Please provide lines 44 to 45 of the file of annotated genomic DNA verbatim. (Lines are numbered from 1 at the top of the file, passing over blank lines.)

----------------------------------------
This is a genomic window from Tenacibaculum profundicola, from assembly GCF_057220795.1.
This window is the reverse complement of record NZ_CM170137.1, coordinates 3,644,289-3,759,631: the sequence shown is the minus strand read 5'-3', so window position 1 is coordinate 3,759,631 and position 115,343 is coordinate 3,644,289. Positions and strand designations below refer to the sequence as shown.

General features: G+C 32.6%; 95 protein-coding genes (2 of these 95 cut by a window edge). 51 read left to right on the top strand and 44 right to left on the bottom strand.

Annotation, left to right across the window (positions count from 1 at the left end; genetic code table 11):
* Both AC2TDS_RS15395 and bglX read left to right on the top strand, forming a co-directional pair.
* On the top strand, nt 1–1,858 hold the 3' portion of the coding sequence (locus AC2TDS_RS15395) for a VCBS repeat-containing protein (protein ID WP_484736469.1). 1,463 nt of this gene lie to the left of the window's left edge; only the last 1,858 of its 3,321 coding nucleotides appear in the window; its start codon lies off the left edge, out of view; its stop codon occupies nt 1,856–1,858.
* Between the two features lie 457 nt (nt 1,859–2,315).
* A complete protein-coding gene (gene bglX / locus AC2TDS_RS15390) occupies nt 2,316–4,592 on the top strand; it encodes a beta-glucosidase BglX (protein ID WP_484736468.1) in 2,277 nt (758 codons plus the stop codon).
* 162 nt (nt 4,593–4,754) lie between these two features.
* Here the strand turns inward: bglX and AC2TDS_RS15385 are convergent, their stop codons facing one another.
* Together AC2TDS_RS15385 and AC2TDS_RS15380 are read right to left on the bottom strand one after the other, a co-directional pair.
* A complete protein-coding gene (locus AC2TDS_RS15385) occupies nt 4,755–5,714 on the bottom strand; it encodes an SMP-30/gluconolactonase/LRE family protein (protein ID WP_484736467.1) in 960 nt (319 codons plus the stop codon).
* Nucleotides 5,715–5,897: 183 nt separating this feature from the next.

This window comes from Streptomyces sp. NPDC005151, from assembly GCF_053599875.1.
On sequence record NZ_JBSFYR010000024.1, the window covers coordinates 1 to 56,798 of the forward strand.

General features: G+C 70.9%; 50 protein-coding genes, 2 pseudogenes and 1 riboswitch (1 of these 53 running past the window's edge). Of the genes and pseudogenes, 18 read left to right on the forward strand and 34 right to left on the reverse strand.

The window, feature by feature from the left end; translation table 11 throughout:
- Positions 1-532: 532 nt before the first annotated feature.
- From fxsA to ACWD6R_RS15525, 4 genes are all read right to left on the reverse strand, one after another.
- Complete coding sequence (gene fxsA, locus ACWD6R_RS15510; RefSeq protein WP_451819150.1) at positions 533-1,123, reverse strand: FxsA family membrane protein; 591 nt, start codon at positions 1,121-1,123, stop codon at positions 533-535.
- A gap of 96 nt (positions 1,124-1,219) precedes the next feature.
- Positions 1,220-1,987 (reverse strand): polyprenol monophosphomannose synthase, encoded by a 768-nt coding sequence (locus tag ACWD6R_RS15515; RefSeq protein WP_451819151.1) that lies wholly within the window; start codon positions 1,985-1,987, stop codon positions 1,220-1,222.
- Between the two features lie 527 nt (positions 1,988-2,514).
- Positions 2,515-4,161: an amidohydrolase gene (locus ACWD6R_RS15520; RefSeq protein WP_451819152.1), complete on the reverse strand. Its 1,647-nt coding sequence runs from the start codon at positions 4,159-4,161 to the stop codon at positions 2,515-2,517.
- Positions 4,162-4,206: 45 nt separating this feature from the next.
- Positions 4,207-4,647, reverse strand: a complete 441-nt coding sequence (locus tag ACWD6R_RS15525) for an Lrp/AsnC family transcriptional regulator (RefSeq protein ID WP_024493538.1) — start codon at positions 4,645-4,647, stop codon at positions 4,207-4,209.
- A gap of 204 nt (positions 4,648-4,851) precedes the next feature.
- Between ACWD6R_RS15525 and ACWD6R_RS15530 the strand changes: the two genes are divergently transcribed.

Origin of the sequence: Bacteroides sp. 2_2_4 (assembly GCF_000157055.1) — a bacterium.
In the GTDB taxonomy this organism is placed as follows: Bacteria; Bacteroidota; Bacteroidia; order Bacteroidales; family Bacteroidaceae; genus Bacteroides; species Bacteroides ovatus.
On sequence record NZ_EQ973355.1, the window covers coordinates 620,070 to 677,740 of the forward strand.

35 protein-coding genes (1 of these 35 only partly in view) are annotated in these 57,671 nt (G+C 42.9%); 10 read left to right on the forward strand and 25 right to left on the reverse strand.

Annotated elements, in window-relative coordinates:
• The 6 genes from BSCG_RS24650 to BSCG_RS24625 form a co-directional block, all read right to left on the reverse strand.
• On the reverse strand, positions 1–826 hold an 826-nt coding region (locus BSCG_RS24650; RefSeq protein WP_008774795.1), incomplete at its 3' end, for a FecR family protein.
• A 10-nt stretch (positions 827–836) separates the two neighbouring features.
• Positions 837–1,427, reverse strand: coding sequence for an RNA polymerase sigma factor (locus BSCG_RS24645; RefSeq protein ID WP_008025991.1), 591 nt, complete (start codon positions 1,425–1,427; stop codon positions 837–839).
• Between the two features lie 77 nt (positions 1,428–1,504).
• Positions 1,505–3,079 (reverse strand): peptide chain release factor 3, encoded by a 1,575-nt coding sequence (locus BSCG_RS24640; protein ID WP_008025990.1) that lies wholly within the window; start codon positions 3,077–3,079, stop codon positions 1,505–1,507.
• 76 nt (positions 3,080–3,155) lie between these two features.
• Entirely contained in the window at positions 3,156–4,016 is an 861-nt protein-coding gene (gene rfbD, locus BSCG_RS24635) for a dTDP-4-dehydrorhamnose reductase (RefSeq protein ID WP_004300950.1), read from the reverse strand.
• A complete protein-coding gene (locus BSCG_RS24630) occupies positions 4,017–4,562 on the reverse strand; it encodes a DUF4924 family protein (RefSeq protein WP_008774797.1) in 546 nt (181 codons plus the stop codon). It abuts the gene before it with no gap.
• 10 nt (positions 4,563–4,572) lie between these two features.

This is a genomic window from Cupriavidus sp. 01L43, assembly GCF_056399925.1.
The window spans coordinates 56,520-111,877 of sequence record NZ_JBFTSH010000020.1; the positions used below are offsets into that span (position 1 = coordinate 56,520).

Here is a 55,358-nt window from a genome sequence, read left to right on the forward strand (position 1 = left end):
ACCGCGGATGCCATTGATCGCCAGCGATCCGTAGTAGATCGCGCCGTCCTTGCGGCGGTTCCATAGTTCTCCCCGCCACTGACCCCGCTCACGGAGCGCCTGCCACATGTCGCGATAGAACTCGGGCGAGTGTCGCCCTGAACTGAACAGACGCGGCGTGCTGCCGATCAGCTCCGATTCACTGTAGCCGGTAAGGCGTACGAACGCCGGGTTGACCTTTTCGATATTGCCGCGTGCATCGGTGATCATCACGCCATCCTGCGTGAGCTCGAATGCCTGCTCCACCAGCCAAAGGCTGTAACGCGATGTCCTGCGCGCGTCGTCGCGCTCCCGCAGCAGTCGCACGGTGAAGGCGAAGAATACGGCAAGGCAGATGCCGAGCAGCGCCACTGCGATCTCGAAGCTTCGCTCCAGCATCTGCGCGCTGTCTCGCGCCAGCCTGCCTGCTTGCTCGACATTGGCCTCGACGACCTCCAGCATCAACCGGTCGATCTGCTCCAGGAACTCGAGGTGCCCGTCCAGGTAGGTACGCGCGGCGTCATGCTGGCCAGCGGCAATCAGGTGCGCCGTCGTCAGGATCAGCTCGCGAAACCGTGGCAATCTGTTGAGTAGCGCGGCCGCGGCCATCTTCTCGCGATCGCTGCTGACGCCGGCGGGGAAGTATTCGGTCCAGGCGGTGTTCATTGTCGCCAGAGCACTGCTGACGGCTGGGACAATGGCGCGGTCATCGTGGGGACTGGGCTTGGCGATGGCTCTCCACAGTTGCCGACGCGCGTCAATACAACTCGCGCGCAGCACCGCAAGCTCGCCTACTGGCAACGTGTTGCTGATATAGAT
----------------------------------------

This is a genomic window from Cupriavidus sp. 01L43, assembly GCF_056399925.1.
The window spans coordinates 56,520-111,877 of sequence record NZ_JBFTSH010000020.1; the positions used below are offsets into that span (position 1 = coordinate 56,520).